The legacy of the cattle drives: Pop culture or integral innovation
By Stuart Estes
The term “cattle drive” often conjures up iconic images of rugged cowboys and longhorn cattle in the mind of the hearer, and while these images have long been the hallmarks of the cattle drives of old, perhaps, it is time to think of the cattle drives in a new way.
Nearly 150 years in the past, the cowboys and the cattle they drove are long gone, yet the drives that brought beef from Texas to the rest of the country still hold an important place in the history of American agriculture as the initial innovators of what are the present-day beef and meatpacking industries.
The Civil War and better cattle prices
After the U.S. Civil War in the mid-1860s, much of the southern half of the country had been decimated as a result of the war. But where the land may have been damaged it seemed that the economy was damaged even worse.
“The big reason (for the cattle drives) was after the Civil War the economy all over the south was basically tanked,” said Jeff Sheets, director of the Dickinson County Historical Society in Abilene, Kan.
Cattle drives began in earnest in the late 1860s after the Civil War, as Texas ranchers saw they could fetch a better price for their longhorn cattle in the more northern and eastern parts of the country.
“They (the cattle) were worth about $3 per head in South Texas,” said Stacy Moore, a historian at the Chisholm Trail Heritage Center in Duncan, Okla.
Because of the large number of cattle in Texas, prices were significantly lower than in other parts of the country. According to Moore, the same cattle that brought nearly nothing in Texas could fetch up to $40 in eastern markets.
During the Civil War, beef became a staple in the diets of many soldiers. This fact helped to bolster the desire for beef in places where it had once not been so prevalent.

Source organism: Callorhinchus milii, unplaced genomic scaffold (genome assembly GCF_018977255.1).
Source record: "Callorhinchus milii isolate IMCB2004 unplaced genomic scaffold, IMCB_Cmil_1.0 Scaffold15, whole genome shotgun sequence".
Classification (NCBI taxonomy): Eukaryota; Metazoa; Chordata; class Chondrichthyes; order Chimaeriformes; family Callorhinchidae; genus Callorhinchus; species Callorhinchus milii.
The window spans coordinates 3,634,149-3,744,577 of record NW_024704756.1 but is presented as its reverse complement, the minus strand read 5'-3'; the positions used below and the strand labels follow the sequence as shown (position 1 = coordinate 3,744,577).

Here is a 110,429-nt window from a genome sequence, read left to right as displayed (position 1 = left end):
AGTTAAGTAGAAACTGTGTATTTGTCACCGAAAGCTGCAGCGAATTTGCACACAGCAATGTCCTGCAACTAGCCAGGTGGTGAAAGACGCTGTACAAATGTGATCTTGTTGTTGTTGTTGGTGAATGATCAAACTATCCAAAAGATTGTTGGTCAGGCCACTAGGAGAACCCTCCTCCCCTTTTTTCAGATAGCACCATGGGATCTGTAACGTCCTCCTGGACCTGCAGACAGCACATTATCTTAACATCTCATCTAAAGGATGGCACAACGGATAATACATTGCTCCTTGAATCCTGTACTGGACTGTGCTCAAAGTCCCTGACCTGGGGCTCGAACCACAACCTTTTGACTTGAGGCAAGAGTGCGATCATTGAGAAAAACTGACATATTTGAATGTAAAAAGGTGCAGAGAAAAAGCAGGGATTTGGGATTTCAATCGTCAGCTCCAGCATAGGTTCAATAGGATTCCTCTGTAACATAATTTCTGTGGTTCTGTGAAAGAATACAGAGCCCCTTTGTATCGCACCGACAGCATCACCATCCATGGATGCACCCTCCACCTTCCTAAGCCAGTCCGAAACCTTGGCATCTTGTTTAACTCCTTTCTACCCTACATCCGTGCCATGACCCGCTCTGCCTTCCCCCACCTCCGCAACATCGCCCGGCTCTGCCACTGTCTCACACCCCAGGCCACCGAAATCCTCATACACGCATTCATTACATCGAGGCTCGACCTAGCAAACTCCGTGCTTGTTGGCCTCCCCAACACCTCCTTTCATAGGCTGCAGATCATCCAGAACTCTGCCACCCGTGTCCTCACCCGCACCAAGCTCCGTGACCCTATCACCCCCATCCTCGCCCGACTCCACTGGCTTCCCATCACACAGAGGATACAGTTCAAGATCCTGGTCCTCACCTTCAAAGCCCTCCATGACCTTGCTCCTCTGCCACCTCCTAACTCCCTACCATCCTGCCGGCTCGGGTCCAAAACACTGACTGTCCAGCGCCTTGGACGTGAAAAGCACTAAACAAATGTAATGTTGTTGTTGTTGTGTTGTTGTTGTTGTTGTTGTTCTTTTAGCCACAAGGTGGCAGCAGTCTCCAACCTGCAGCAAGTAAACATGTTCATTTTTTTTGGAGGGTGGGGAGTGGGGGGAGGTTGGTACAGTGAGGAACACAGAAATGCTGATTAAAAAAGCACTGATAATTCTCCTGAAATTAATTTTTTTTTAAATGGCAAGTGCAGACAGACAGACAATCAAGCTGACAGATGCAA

“After the Civil War, people of the East wanted beef,” Moore said, noting that beef was a primary source of protein for soldiers during the Civil War. Subsequently, when soldiers returned to civilian life, they had developed a taste for beef.
To highlight the profitability of the drives for the Texas ranchers, Sheets mentioned one cattleman, M.A. Withers, who drove 600 head of steers to Abilene in 1868. After selling his herd for $28 per head, he was left with a profit of $9,000, which would be worth present-day value of approximately $146,000.
The cattle and the trails
Typically, the cattle that were driven from Texas northward were Longhorns, a hardy breed of cattle known for its resilience to the hot climate of Texas.
“Most of them were Texas Longhorns,” Sheets said, noting that as the years progressed other crossbreeds of cattle began to be more prevalent on the drives.
Cattle that were moved along the trails usually met one of two fates—being taken to new, expanding ranches in the northern territories or being loaded on railways that led to packing plants farther east.
“Actually the greater majority of them were herded to other places,” Sheets said. “It was a way to expand the beef industry in the U.S.”
During the 19th century, there were four major trails used to move cattle north: The Shawnee Trail, the Goodnight-Loving Trail, the Chisholm Trail and the Western Trail. Listed earliest to latest, each of these trails represented a different period of the cattle drive era.
“They originally tried to go to Sedalia, Mo.,” Sheets said, but less-than-friendly incidents with Missouri landowners and farmers forced the cattle drives to move west.
Innovation is often the effect of necessity, and as the cattle drives were forced west one man saw an opportunity to even further revolutionize the industry.
“Joseph McCoy, in 1867, came up with the idea of going out to Kansas,” Sheets said. McCoy relocated the drive to Abilene, Kan., which would become the stopping point for one of the most famous drives—The Chisholm Trail.
McCoy worked vigilantly to establish Abilene as a major point of attraction for the drives.
“He sent riders down into present-day Oklahoma,” Sheets said, to search for herds of driven cattle and cowboys that could be convinced to bring their animals to Abilene.
Cause for change
In an effort to be closer to the receiving points of the drives, famous stockyards like those in Kansas City, Mo., got their start as a result of trying to accommodate the cattle drives.
“The Kansas City Stockyards were started because of the cattle drives,” Sheets said, to allow for better railroad shipping prices for the cattle buyers who were purchasing from the drives in places like Abilene.
The cattle drives fueled not only the packing industry in places like Kansas City, but railroad expansion and innovation across the nation as well. The advent of refrigerated cars greatly aided in the transport of cattle carcasses.